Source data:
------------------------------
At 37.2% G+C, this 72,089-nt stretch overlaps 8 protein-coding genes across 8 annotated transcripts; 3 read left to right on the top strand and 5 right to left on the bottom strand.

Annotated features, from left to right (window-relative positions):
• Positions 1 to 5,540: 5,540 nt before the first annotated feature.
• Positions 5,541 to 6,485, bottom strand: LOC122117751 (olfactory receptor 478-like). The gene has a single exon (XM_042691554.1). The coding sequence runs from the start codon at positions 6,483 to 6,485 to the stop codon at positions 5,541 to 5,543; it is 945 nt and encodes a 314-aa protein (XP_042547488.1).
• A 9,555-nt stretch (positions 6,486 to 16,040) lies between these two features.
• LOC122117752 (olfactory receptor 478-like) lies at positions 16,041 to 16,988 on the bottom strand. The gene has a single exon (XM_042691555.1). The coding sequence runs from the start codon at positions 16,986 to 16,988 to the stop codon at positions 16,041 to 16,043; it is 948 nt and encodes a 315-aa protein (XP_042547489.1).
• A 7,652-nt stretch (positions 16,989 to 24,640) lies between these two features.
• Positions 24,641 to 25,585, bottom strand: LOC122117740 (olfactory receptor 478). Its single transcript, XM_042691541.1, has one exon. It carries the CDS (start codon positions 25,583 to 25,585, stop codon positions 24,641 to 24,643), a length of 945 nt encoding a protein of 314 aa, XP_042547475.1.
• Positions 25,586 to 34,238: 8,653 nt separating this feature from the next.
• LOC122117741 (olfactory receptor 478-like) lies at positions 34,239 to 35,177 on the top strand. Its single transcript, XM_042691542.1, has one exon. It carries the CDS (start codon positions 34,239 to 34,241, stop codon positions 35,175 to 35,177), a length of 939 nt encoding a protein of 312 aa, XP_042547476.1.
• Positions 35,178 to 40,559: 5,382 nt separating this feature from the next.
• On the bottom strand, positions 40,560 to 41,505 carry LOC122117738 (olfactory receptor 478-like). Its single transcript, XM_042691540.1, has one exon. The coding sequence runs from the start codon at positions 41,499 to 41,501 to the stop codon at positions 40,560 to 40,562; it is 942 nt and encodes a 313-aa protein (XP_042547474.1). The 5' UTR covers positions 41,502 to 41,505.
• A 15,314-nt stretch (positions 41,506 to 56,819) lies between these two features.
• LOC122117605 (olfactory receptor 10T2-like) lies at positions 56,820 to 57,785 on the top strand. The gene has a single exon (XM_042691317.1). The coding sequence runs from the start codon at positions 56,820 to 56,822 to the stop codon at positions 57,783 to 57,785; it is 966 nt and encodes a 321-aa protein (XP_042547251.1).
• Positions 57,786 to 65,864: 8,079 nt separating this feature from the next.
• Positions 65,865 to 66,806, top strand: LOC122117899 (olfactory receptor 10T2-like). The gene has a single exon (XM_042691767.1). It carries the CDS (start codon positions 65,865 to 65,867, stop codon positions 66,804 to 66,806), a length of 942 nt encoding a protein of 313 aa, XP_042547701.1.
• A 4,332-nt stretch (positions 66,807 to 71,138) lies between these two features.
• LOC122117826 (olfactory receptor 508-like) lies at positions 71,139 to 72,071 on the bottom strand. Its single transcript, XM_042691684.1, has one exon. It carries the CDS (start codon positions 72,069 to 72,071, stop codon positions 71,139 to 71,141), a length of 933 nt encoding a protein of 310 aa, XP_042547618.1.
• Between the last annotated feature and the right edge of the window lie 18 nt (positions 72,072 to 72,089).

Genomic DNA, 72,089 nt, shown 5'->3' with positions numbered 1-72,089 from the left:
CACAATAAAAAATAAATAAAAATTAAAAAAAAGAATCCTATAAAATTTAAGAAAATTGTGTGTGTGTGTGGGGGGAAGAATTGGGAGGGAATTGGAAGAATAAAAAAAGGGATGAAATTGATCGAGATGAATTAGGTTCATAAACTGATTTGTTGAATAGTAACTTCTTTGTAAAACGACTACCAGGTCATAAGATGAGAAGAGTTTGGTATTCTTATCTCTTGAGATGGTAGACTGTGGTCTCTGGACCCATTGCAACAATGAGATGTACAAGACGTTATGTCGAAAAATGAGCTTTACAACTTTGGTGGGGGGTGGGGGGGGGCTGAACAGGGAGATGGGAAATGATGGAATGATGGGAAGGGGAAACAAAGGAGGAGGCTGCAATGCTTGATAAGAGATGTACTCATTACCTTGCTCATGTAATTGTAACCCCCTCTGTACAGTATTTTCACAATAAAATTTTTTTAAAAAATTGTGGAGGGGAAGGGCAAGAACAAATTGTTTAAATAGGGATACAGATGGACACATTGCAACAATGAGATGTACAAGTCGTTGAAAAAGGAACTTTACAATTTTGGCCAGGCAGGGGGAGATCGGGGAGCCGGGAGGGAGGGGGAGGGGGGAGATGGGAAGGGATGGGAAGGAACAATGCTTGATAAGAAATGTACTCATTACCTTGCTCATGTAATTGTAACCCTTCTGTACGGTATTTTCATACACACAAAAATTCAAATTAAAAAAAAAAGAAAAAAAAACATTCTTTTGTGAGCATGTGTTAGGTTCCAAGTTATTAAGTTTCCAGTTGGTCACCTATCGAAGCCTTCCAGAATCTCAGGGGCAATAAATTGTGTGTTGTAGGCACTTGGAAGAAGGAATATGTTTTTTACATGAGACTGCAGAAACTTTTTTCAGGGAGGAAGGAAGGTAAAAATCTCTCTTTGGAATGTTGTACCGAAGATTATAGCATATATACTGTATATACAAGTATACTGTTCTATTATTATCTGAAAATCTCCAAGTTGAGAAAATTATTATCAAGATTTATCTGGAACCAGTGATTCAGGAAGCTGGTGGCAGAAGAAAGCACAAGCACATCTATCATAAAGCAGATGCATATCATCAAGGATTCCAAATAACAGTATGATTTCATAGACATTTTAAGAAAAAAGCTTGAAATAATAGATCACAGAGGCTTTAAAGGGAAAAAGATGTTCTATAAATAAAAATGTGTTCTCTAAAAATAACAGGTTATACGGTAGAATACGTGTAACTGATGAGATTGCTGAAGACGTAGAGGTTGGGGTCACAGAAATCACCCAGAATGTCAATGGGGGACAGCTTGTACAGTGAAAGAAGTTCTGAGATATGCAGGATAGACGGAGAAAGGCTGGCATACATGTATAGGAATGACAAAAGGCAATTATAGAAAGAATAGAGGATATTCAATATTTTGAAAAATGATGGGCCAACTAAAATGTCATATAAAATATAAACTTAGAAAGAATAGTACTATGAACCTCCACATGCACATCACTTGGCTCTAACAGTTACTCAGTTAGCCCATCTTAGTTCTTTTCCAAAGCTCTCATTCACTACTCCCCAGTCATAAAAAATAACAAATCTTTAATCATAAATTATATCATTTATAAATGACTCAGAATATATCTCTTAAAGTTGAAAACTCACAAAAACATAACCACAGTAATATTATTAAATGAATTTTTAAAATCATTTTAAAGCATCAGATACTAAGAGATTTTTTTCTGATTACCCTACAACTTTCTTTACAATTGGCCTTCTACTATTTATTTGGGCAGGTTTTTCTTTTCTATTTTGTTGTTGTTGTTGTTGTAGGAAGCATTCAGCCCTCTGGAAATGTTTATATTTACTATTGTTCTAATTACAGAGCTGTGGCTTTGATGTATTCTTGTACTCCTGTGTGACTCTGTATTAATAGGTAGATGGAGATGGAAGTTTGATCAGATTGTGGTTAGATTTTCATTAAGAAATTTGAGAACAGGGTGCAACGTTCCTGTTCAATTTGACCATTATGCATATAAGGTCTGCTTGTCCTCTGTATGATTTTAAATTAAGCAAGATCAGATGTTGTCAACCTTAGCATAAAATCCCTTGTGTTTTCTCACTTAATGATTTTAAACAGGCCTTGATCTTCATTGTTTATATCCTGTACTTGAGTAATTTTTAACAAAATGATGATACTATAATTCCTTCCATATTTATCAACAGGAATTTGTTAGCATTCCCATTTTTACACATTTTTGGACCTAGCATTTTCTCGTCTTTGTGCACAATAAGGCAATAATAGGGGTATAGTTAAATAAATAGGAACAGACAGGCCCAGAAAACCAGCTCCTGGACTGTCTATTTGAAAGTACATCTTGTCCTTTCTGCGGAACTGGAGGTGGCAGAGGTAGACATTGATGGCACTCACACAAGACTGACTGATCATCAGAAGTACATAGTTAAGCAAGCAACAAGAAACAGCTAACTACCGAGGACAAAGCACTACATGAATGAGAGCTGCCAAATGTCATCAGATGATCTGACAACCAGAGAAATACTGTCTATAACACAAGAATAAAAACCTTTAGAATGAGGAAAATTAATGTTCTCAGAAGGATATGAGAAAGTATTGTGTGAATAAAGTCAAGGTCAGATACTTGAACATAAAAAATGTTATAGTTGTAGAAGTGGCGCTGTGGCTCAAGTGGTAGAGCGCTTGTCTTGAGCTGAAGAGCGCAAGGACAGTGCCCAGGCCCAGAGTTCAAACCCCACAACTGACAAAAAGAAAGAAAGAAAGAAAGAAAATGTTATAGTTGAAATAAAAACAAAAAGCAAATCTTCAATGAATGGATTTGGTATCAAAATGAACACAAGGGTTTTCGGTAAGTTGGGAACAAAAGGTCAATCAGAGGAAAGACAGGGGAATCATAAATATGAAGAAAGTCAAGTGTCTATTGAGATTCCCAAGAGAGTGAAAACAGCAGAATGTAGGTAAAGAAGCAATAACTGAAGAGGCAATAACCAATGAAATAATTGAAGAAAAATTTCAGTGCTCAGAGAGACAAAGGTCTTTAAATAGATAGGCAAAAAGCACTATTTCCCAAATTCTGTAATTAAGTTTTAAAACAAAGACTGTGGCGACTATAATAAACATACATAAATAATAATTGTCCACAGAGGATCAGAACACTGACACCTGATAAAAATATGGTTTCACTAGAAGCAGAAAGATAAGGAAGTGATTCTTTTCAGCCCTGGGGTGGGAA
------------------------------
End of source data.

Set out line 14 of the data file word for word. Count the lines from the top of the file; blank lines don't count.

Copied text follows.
• LOC122117605 (olfactory receptor 10T2-like) lies at positions 56,820 to 57,785 on the top strand. The gene has a single exon (XM_042691317.1). The coding sequence runs from the start codon at positions 56,820 to 56,822 to the stop codon at positions 57,783 to 57,785; it is 966 nt and encodes a 321-aa protein (XP_042547251.1).